1. Upon the findings arrived at by the Courts below the facts of this case, which cannot be disputed, seem to be the following that the decree-holders obtained a decree far rent in respect of a certain tenancy against a number of defendants amongst whom was one namely, defendant 2. This defendant was dead, but the fact that he was dead was not brought to the notice of the Court, and on the other hand a false return was lodged through a peon alleging that there was proper service of summons on him. In such circumstances the decree was obtained on 26th November 1930. On 20th April 1932 the decree-holders put the decree into execution under the provisions of Ch. 14, Ben. Ten. Act, as a rent decree. They applied for substitution of the heirs of the said judgment-debtor 2 on 4th June 1932 and obtained from the Court an order substituting the appellants as his heirs and legal representatives. After the order was passed notice was issued on the appellants under Order 21, Rule 22, Civil P.C. The appellant appeared after service of the said notice and eventually on 8th November 1932 filed an objection under Section 47 of the Code alleging that the decree had been passed against a dead man and therefore was a nullity so far as that person or his legal representatives were concerned.
2. The Court of first instance upheld the objection and ordered that the decree could only be executed as a money decree and against the other judgment-debtors and not against the present appellants. The Subordinate Judge on appeal has reversed the trial Court's decision and has held that the execution proceeding can go on under the provisions of Ch. 14, Ben. Ten. Act, because the executing Court is not competent to go behind the decree unless it appears on the face of the decree that there is something which makes it invalid. The learned Subordinate Judge has referred to the Full Bench decision of this Court in Gora Chand Haldar v. Prafulla Kumar Roy 1925 Cal 907 and has taken the view that decision has been modified by the decision in Amalabala Dasi v. Sarat Kumari Dasi 1932 Cal 380 to this extent: that in all cases the Court will have to confine itself to the papers that are on the record and that it can in no case hold any investigation for the purpose of ascertaining whether there was jurisdiction in the Court to pass the decree. The observations contained in the last mentioned decision, in our opinion, must be taken along with the facts of that case which, it may be pointed out, was a case in which the territorial jurisdiction of the Court passing the decree was questioned.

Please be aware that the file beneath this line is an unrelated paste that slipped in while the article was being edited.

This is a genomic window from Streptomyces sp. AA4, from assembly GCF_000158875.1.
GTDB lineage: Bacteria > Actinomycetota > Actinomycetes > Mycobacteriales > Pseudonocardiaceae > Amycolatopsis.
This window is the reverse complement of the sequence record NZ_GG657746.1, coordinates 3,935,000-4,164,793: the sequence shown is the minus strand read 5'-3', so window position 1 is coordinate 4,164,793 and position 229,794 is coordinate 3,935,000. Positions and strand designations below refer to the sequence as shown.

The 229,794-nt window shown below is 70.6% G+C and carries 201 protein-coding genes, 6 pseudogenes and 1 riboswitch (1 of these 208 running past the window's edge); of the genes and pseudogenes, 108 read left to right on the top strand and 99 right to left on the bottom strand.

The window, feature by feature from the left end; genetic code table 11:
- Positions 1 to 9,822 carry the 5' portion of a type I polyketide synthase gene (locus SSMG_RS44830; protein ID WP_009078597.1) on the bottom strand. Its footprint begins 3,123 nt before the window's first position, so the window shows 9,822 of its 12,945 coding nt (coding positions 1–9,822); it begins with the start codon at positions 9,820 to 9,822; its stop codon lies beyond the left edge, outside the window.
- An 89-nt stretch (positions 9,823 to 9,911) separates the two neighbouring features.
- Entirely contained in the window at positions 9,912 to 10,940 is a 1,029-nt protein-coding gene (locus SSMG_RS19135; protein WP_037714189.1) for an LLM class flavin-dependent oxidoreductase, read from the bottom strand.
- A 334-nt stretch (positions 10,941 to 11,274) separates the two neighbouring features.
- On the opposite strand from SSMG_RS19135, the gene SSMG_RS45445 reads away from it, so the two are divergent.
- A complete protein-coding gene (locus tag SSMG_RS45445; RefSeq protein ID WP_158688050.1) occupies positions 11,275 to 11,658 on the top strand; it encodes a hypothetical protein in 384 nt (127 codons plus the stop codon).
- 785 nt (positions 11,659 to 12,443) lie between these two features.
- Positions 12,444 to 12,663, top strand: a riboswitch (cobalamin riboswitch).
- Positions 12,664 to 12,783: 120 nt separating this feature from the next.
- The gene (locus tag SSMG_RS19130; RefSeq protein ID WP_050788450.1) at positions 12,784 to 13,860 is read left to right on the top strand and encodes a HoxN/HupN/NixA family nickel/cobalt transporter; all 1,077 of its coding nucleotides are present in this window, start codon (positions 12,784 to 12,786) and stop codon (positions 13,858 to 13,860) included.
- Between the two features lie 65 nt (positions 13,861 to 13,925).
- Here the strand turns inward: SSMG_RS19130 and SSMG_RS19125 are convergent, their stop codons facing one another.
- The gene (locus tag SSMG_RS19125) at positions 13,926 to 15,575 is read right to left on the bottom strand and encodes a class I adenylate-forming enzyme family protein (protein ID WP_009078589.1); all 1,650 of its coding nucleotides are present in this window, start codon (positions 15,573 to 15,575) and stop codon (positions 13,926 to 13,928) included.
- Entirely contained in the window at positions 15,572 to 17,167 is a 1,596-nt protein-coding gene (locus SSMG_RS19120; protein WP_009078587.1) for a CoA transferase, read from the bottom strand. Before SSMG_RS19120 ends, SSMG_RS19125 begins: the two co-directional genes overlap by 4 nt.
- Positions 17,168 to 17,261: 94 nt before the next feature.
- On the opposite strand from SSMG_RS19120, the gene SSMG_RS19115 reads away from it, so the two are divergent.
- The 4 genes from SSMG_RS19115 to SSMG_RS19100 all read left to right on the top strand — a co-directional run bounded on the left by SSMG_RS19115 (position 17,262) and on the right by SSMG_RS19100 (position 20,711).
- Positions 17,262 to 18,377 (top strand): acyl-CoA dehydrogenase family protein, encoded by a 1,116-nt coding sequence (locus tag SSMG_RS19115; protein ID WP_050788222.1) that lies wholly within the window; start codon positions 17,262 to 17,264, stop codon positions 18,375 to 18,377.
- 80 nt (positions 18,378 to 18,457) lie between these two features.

3. We are of opinion that the decree having been passed not against the appellants but against a person whose heirs and legal representatives they are the appellants were perfectly entitled, when they were sought to be brought on the record, to point out to the executing Court that the decree as it stood was not executable as against them. The proposition that a decree passed against a dead person amounts to anullity is too well-settled to admit of any doubt in present day. The executing Court, in our judgment, was fully competent to inquire into the question which arose in the present case. The fact that the judgment-debtor 2 was dead before the decree was passed and the decree was obtained by concealing from the Court the fact that he was dead and getting a false return submitted by the peon cannot be challenged in this second appeal before us. We are of opinion therefore that this appeal ought to succeed. We accordingly set aside the order of the learned Subordinate Judge and restore that of the Court of first instance. The appellants are entitled to their costs in his Court and in the Court of appeal below, the hearing fee of this appeal being assessed at two gold mohurs.